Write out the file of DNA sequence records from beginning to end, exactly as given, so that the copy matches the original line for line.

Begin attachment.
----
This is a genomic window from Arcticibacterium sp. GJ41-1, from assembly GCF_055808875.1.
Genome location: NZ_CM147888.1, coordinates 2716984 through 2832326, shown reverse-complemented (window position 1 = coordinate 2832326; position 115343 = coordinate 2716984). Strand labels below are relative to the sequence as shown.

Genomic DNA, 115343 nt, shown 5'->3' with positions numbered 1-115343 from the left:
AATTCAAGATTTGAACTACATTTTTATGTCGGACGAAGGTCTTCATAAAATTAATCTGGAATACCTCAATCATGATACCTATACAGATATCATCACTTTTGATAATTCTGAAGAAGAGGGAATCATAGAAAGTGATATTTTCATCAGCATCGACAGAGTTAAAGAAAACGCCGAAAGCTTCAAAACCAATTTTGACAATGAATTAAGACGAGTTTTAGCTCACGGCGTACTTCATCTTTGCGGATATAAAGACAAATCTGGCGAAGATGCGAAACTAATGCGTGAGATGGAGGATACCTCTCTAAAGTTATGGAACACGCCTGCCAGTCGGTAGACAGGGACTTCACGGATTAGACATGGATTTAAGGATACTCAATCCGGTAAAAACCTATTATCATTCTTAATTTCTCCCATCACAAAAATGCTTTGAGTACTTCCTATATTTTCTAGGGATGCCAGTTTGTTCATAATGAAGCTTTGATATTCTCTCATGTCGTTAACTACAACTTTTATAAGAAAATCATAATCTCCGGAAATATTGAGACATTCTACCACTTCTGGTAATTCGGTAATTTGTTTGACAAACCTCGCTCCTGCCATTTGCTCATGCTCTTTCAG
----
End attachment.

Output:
This is a genomic window from Arcticibacterium sp. GJ41-1, from assembly GCF_055808875.1.
Genome location: NZ_CM147888.1, coordinates 2716984 through 2832326, shown reverse-complemented (window position 1 = coordinate 2832326; position 115343 = coordinate 2716984). Strand labels below are relative to the sequence as shown.

Genomic DNA, 115343 nt, shown 5'->3' with positions numbered 1-115343 from the left:
AATTCAAGATTTGAACTACATTTTTATGTCGGACGAAGGTCTTCATAAAATTAATCTGGAATACCTCAATCATGATACCTATACAGATATCATCACTTTTGATAATTCTGAAGAAGAGGGAATCATAGAAAGTGATATTTTCATCAGCATCGACAGAGTTAAAGAAAACGCCGAAAGCTTCAAAACCAATTTTGACAATGAATTAAGACGAGTTTTAGCTCACGGCGTACTTCATCTTTGCGGATATAAAGACAAATCTGGCGAAGATGCGAAACTAATGCGTGAGATGGAGGATACCTCTCTAAAGTTATGGAACACGCCTGCCAGTCGGTAGACAGGGACTTCACGGATTAGACATGGATTTAAGGATACTCAATCCGGTAAAAACCTATTATCATTCTTAATTTCTCCCATCACAAAAATGCTTTGAGTACTTCCTATATTTTCTAGGGATGCCAGTTTGTTCATAATGAAGCTTTGATATTCTCTCATGTCGTTAACTACAACTTTTATAAGAAAATCATAATCTCCGGAAATATTGAGACATTCTACCACTTCTGGTAATTCGGTAATTTGTTTGACAAACCTCGCTCCTGCCATTTGCTCATGCTCTTTCAG